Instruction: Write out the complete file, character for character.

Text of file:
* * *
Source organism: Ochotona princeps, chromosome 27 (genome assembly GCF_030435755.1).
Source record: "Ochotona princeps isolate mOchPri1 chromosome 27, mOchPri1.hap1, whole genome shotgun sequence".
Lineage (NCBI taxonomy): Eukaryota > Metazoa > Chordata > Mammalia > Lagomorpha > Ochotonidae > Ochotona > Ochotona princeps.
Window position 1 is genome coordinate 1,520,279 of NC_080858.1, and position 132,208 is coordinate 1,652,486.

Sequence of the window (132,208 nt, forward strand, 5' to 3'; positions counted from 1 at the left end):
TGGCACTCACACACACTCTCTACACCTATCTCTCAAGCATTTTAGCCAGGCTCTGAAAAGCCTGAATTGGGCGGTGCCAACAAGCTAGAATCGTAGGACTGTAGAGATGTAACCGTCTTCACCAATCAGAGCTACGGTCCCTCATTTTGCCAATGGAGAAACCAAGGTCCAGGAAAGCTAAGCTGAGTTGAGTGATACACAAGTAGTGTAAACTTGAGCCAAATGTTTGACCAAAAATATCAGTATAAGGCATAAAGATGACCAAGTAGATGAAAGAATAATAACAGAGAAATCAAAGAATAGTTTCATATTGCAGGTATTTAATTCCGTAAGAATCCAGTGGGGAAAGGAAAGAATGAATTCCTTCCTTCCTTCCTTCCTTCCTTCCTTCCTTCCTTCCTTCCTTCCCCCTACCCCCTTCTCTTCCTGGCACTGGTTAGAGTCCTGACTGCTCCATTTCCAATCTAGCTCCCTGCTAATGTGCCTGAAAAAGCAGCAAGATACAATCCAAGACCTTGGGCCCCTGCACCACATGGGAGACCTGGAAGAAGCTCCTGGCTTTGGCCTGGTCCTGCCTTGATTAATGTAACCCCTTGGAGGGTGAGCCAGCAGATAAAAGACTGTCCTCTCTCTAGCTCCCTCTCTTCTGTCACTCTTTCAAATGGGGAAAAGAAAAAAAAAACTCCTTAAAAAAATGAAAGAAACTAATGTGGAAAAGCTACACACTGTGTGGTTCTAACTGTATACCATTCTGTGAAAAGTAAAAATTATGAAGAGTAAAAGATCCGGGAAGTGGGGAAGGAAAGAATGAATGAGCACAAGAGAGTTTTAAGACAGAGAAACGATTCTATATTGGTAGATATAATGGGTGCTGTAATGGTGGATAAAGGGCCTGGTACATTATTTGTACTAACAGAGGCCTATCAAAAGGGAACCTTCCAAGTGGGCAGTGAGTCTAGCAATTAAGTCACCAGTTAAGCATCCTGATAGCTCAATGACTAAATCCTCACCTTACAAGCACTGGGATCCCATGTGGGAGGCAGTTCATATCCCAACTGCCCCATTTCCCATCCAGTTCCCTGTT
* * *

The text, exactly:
Source organism: Ochotona princeps, chromosome 27 (genome assembly GCF_030435755.1).
Source record: "Ochotona princeps isolate mOchPri1 chromosome 27, mOchPri1.hap1, whole genome shotgun sequence".
Lineage (NCBI taxonomy): Eukaryota > Metazoa > Chordata > Mammalia > Lagomorpha > Ochotonidae > Ochotona > Ochotona princeps.
Window position 1 is genome coordinate 1,520,279 of NC_080858.1, and position 132,208 is coordinate 1,652,486.

Sequence of the window (132,208 nt, forward strand, 5' to 3'; positions counted from 1 at the left end):
TGGCACTCACACACACTCTCTACACCTATCTCTCAAGCATTTTAGCCAGGCTCTGAAAAGCCTGAATTGGGCGGTGCCAACAAGCTAGAATCGTAGGACTGTAGAGATGTAACCGTCTTCACCAATCAGAGCTACGGTCCCTCATTTTGCCAATGGAGAAACCAAGGTCCAGGAAAGCTAAGCTGAGTTGAGTGATACACAAGTAGTGTAAACTTGAGCCAAATGTTTGACCAAAAATATCAGTATAAGGCATAAAGATGACCAAGTAGATGAAAGAATAATAACAGAGAAATCAAAGAATAGTTTCATATTGCAGGTATTTAATTCCGTAAGAATCCAGTGGGGAAAGGAAAGAATGAATTCCTTCCTTCCTTCCTTCCTTCCTTCCTTCCTTCCTTCCTTCCTTCCCCCTACCCCCTTCTCTTCCTGGCACTGGTTAGAGTCCTGACTGCTCCATTTCCAATCTAGCTCCCTGCTAATGTGCCTGAAAAAGCAGCAAGATACAATCCAAGACCTTGGGCCCCTGCACCACATGGGAGACCTGGAAGAAGCTCCTGGCTTTGGCCTGGTCCTGCCTTGATTAATGTAACCCCTTGGAGGGTGAGCCAGCAGATAAAAGACTGTCCTCTCTCTAGCTCCCTCTCTTCTGTCACTCTTTCAAATGGGGAAAAGAAAAAAAAAACTCCTTAAAAAAATGAAAGAAACTAATGTGGAAAAGCTACACACTGTGTGGTTCTAACTGTATACCATTCTGTGAAAAGTAAAAATTATGAAGAGTAAAAGATCCGGGAAGTGGGGAAGGAAAGAATGAATGAGCACAAGAGAGTTTTAAGACAGAGAAACGATTCTATATTGGTAGATATAATGGGTGCTGTAATGGTGGATAAAGGGCCTGGTACATTATTTGTACTAACAGAGGCCTATCAAAAGGGAACCTTCCAAGTGGGCAGTGAGTCTAGCAATTAAGTCACCAGTTAAGCATCCTGATAGCTCAATGACTAAATCCTCACCTTACAAGCACTGGGATCCCATGTGGGAGGCAGTTCATATCCCAACTGCCCCATTTCCCATCCAGTTCCCTGTT